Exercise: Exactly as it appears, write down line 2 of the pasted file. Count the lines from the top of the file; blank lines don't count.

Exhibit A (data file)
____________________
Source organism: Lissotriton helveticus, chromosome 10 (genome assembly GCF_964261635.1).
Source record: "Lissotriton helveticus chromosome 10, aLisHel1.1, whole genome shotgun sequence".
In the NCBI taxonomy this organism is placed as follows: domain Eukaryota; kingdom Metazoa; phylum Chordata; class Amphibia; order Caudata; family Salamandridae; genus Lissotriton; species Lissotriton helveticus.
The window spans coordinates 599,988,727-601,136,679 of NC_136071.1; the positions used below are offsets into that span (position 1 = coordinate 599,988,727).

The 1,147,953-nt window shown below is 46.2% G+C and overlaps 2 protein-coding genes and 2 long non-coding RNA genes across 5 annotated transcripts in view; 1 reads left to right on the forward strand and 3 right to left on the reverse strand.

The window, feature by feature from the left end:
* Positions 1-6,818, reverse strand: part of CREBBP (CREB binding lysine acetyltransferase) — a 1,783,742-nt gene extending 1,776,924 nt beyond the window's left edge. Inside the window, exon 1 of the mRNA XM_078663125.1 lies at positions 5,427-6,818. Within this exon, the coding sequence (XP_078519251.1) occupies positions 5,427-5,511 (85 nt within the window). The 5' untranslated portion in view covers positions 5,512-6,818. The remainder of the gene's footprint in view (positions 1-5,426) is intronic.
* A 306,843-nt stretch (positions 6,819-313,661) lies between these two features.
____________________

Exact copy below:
Source record: "Lissotriton helveticus chromosome 10, aLisHel1.1, whole genome shotgun sequence".